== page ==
Making Curriculum Pop


Science Teachers

For science teachers who want to make their curriculum pop!

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Comment by R. Randall on May 15, 2012 at 8:02am

Gabriella and Pete, thanks for talking about this topic.  I have a number of ELL students integrated into my Physics 9 class and it has been a difficult transition to make for me.  My ELL kids all happen to be high-math and low-reading, while my native speakers are all over the board.  I used to start the year with a discussion/writing-based bit to get them used to critical thinking and labs, but this has become more difficult. 

One useful thing was to go back and change my test questions to use exactly the same language as other questions I have given them before.  I also added a lot of diagrams and I encourage them to draw a picture if they can't find the word. 
I really like the idea of a blog where the students can share not only words but links and pictures and short video clips that might be useful.

My ELL students did manage to have the highest scoring alternative assessments in the class when we did a physics video project.

Comment by Pete Cook on May 15, 2012 at 7:40am

Hey Gabriela, I wouldn't say I have it all figured out, but I make things up as I go and take examples from a few other teachers. One idea for a blog is to use it as a tool to differentiate. Have the top students make a blog with tips and explanations for some kids who struggle instead of doing the regular homework. You would have to monitor it for free answers and set up concequences beforehand, but it could add a nice dynamic to your class. 

Comment by Gabriela Gonzalez on May 15, 2012 at 7:26am

Hi Pete! This is great!!! Thank you so much for the feedback...I am already thinking on how to use all your tips!!! I know it will be a challenge but it will also be a very rewarding experience! How did you figure it out?? Trial and error, school training, ....? Do you have suggestions for good students' blogs?

Comment by Pete Cook on May 15, 2012 at 1:40am

Hey Gabriela, I am currently teaching science to non-native English speakers. I don't have resources for Biology, but I do have a couple tips for you. First, try to avoid lecturing as some students will totally miss the boat. Most of the time I give my kids stuff to work on so that I can help them individually and in groups. Second, as you have a variety of languages, design groups with different backgrounds so the students are forced to communicate in English. Third, make use of a consultation table - students in need of extra instruction can come to you while the rest of the class works - this is a nice way to differentiate. Finally, try to design some assignments that are out of the book in order to mix things up and get group work going well (eg ppts, videos, posters, blogs, etc). Hope this helps!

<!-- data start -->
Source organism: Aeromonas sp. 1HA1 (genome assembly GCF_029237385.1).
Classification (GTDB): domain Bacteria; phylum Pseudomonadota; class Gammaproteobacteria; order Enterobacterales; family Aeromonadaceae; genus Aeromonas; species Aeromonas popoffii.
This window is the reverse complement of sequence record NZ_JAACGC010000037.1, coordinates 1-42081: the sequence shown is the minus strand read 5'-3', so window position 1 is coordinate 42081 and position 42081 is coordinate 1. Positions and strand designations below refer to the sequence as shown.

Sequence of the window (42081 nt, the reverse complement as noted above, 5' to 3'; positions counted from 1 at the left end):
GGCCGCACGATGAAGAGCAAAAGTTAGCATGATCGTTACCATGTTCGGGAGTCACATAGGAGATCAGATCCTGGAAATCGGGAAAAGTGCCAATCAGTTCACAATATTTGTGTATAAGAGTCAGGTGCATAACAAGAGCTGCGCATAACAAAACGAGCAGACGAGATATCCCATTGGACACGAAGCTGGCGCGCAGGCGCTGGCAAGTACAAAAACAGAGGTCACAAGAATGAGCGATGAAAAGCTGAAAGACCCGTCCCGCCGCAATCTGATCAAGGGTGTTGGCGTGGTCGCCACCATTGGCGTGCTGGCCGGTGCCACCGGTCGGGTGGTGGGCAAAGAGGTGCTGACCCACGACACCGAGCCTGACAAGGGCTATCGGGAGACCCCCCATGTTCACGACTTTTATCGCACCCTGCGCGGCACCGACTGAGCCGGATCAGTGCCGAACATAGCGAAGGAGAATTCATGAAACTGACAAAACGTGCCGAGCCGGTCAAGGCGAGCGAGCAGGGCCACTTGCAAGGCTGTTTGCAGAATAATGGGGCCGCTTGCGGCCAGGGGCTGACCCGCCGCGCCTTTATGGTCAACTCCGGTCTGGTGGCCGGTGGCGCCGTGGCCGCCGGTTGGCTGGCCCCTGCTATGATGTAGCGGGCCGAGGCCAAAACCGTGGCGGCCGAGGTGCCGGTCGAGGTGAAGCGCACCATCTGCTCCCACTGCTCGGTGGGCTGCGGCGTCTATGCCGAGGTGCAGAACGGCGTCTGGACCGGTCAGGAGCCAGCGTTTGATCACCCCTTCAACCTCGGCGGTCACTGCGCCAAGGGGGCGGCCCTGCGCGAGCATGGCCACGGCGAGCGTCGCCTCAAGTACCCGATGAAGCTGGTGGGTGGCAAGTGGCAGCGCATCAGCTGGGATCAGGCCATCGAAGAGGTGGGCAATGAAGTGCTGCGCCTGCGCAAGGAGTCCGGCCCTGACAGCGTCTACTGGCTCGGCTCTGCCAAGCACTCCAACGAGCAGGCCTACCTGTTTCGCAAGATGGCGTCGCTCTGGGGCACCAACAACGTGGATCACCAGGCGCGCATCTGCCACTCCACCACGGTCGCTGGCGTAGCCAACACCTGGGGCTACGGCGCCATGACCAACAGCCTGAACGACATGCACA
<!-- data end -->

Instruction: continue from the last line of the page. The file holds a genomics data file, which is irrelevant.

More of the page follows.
Comment by Gabriela Gonzalez on May 14, 2012 at 5:34pm

Hola everyone! I was wondering if anyone knows about resources of how to teach Science to English Learner students. I will be teaching Biology 10-11 starting in the Fall 2012. I should expect students with different levels of English proficiency. Also the school has students that speak more than 19 different languages. I will appreciate any help! =)

Comment by Dan Fullerton on January 12, 2012 at 6:00am

Hi Elena -- what grade level are you searching for?

Comment by Jan wilkens on January 12, 2012 at 12:54am

Hello Science Teachers! I am strategizing on planning a long-term project for  6th, 7th and 8th grade Science students. It is an urban setting with limited research resources. If any of you would feel comfortable sharing any projects you have assigned I would really appreciate it! My email is, Thanks,



Comment by Ryan Goble on January 9, 2012 at 9:35pm

Hi Elana - thank you for asking that great question. I and others probably have list of great ideas but it might be better if you post it above as a Crowdsource ? Big questions on the comment wall are not easy for folks to respond to and get buried over time :(

When you post your ? above it has a URL and it will be in there for the next person with a similar ? AND I can broadcast the question to the whole Ning on Crowdsource Tuesday so you can get MORE feedback!

Also, if you post above - what grade level are you looking for.  I will give more suggestions above but the NYT Learning Network is always an awesome place to start - see:

and I caught this article yesterday and it was interesting/creepy but obviously not great if you're working with 5th graders :) 

Happy New Year and thanks for getting in the mix!


Comment by Elena Ramos on January 8, 2012 at 11:50pm

QUESTION: Help! Hopefully I am not the only teacher up the day before we go back to school from break. I think my students are in major need of content area reading (specifically science). I want to start by doing some activities in class to help them learn to read science but I don't really like anything I'm finding. Anyone have any ideas?

Comment by Ryan Goble on October 30, 2011 at 9:49am
Dan - thanks for posting the materials up in the discussion - that way we can share them in the Week in Review!

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